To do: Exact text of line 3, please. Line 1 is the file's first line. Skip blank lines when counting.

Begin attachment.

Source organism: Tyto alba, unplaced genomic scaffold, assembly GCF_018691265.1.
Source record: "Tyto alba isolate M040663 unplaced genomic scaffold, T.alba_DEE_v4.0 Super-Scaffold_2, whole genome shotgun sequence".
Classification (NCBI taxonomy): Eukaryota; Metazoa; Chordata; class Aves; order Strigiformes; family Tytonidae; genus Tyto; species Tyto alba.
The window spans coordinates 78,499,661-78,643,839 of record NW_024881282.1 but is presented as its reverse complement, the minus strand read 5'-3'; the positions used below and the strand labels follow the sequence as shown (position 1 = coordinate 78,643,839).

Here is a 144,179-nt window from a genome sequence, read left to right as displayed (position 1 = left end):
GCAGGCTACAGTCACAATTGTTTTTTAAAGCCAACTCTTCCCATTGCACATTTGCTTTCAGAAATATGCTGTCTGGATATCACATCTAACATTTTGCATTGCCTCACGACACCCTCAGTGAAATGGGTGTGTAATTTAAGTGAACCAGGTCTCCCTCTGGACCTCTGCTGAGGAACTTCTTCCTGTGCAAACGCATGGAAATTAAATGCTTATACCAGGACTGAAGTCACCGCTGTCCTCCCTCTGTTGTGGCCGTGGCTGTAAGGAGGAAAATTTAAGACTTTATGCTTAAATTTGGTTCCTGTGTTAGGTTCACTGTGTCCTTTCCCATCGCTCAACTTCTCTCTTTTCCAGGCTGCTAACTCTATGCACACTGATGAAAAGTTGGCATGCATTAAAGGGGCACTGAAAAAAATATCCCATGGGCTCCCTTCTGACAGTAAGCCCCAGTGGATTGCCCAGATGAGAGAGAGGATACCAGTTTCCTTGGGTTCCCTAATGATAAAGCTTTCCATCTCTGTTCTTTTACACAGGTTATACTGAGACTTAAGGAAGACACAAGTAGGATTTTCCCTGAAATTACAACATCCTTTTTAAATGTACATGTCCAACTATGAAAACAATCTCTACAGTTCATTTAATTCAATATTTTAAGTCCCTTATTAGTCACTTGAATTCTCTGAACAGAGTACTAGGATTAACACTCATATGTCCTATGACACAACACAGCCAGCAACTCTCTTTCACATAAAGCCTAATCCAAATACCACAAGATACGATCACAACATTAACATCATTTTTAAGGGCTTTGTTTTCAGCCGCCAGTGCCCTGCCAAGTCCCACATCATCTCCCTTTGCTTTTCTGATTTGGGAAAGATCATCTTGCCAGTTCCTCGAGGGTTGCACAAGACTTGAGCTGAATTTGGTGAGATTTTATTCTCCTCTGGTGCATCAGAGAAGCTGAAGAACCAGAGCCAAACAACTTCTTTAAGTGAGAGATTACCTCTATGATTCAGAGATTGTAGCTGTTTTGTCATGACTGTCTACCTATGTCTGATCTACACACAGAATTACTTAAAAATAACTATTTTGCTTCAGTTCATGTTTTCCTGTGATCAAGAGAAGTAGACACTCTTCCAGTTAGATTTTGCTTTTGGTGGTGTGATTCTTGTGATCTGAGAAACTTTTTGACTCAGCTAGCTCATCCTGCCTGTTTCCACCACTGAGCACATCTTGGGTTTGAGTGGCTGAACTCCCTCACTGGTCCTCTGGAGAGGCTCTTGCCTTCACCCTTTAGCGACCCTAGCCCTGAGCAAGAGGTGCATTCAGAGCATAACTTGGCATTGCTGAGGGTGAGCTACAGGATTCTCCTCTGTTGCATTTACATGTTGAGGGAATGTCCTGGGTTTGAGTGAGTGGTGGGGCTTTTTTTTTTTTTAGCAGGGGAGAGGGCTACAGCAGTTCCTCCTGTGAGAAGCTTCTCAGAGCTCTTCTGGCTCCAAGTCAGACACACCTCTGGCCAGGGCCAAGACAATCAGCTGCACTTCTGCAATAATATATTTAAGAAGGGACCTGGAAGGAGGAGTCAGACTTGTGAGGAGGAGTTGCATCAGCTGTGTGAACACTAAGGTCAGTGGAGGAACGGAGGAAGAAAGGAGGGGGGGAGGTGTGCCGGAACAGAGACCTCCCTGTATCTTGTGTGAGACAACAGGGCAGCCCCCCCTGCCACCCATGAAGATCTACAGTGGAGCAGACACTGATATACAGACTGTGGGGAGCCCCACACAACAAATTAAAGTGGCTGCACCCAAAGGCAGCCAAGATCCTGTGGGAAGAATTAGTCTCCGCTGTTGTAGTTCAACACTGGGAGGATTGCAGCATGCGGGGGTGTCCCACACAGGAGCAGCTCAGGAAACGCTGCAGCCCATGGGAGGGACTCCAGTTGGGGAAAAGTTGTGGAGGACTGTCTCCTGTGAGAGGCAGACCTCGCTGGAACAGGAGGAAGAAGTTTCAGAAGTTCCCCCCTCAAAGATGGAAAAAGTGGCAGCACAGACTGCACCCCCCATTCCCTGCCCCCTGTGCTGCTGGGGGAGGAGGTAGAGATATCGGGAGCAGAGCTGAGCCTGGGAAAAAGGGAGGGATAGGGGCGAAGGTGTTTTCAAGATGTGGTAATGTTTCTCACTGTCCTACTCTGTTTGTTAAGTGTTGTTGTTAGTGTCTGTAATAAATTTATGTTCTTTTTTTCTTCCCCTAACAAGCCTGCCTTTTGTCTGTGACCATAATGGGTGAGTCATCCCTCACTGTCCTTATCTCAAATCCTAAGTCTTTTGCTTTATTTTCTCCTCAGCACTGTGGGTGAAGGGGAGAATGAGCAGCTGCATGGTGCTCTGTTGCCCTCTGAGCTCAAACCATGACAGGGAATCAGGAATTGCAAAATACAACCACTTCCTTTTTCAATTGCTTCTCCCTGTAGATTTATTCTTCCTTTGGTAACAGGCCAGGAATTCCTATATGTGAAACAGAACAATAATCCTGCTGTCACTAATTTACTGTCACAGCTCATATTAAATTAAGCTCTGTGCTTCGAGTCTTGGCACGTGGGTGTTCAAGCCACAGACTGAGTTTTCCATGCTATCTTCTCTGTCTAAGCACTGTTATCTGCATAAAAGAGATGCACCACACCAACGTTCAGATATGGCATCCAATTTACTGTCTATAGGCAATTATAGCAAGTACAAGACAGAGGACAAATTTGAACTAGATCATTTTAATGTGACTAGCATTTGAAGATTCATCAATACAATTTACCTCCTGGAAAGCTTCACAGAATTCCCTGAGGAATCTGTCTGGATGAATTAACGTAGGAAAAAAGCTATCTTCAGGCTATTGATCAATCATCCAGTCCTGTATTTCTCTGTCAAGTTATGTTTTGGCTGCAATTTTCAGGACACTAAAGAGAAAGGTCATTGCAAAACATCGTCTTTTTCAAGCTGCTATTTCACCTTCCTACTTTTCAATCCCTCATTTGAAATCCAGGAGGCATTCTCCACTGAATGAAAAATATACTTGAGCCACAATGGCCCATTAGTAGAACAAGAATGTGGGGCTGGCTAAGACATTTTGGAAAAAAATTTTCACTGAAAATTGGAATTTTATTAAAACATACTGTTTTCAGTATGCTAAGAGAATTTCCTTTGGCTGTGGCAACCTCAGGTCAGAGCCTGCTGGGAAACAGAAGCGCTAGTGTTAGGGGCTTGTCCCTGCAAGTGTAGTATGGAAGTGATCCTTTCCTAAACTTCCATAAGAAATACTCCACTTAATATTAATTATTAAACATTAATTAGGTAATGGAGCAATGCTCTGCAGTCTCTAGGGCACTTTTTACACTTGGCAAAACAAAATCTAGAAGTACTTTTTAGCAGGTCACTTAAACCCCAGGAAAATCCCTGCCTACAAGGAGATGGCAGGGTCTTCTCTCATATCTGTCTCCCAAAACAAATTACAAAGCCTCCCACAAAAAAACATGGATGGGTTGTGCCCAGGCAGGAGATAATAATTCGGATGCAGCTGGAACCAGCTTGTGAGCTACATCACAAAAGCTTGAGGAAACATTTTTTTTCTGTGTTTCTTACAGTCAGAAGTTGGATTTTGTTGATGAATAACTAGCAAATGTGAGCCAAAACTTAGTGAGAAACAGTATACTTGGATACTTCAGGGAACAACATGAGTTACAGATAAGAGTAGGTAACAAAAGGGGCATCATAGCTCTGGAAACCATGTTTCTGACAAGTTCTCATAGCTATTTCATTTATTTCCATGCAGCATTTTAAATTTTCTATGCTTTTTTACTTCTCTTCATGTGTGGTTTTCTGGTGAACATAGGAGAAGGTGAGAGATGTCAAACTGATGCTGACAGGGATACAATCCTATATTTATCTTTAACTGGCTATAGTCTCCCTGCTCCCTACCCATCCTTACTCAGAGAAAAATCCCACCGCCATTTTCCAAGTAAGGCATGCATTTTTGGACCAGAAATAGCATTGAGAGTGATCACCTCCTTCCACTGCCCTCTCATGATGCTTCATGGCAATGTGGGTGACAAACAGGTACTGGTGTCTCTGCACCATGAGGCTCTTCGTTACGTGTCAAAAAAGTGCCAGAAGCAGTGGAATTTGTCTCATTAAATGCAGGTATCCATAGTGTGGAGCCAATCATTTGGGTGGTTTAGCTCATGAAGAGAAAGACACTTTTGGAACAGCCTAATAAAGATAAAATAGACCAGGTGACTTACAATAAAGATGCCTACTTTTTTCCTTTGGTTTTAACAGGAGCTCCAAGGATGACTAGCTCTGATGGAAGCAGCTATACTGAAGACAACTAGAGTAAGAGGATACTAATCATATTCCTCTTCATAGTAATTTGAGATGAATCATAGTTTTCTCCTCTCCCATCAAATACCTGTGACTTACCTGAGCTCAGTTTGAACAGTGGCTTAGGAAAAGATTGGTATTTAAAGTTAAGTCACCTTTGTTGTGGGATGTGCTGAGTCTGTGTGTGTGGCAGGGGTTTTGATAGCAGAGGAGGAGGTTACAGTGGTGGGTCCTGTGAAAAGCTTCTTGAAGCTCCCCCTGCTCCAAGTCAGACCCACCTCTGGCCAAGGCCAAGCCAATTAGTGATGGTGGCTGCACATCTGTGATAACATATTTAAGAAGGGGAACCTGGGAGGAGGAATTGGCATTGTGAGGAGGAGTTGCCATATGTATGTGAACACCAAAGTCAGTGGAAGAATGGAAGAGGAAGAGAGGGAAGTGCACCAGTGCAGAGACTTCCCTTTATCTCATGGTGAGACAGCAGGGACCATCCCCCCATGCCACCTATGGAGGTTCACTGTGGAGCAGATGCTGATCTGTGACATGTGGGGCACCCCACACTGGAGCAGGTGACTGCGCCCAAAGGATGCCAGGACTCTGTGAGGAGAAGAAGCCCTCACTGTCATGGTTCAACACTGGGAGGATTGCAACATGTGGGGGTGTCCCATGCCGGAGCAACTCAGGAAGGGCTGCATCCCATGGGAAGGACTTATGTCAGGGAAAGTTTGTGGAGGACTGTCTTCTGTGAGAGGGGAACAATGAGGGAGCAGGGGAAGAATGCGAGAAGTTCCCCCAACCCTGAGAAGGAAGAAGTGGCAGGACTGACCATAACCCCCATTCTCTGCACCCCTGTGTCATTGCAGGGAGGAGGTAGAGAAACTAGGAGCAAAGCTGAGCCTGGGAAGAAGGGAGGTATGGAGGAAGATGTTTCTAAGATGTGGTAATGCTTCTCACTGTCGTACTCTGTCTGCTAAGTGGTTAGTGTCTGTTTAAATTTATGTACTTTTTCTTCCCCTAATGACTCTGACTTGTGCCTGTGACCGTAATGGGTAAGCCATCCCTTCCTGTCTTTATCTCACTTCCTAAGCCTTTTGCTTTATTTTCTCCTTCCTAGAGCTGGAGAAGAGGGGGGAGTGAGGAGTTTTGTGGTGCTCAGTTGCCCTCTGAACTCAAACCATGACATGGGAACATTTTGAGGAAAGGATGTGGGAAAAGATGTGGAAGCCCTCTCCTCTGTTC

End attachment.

Classification (NCBI taxonomy): Eukaryota; Metazoa; Chordata; class Aves; order Strigiformes; family Tytonidae; genus Tyto; species Tyto alba.